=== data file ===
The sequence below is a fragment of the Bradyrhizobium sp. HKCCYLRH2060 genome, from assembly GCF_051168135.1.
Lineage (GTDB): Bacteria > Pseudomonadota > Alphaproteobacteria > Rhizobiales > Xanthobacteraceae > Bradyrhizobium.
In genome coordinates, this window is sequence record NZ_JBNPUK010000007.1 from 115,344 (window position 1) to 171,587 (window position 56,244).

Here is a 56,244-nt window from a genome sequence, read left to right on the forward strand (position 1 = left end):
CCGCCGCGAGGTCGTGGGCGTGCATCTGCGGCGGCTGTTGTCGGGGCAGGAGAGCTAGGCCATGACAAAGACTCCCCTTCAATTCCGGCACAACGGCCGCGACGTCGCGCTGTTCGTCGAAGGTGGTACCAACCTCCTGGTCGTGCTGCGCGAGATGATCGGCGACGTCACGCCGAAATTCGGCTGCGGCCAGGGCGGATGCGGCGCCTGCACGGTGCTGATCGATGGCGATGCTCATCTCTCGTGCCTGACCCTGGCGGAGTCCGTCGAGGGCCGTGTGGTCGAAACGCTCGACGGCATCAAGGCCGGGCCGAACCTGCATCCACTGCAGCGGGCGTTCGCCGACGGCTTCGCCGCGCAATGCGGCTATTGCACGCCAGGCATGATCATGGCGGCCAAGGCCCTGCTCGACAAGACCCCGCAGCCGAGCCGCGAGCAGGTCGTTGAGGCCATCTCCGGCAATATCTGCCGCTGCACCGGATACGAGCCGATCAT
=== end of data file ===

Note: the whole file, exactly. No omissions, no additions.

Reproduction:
The sequence below is a fragment of the Bradyrhizobium sp. HKCCYLRH2060 genome, from assembly GCF_051168135.1.
Lineage (GTDB): Bacteria > Pseudomonadota > Alphaproteobacteria > Rhizobiales > Xanthobacteraceae > Bradyrhizobium.
In genome coordinates, this window is sequence record NZ_JBNPUK010000007.1 from 115,344 (window position 1) to 171,587 (window position 56,244).

Here is a 56,244-nt window from a genome sequence, read left to right on the forward strand (position 1 = left end):
CCGCCGCGAGGTCGTGGGCGTGCATCTGCGGCGGCTGTTGTCGGGGCAGGAGAGCTAGGCCATGACAAAGACTCCCCTTCAATTCCGGCACAACGGCCGCGACGTCGCGCTGTTCGTCGAAGGTGGTACCAACCTCCTGGTCGTGCTGCGCGAGATGATCGGCGACGTCACGCCGAAATTCGGCTGCGGCCAGGGCGGATGCGGCGCCTGCACGGTGCTGATCGATGGCGATGCTCATCTCTCGTGCCTGACCCTGGCGGAGTCCGTCGAGGGCCGTGTGGTCGAAACGCTCGACGGCATCAAGGCCGGGCCGAACCTGCATCCACTGCAGCGGGCGTTCGCCGACGGCTTCGCCGCGCAATGCGGCTATTGCACGCCAGGCATGATCATGGCGGCCAAGGCCCTGCTCGACAAGACCCCGCAGCCGAGCCGCGAGCAGGTCGTTGAGGCCATCTCCGGCAATATCTGCCGCTGCACCGGATACGAGCCGATCAT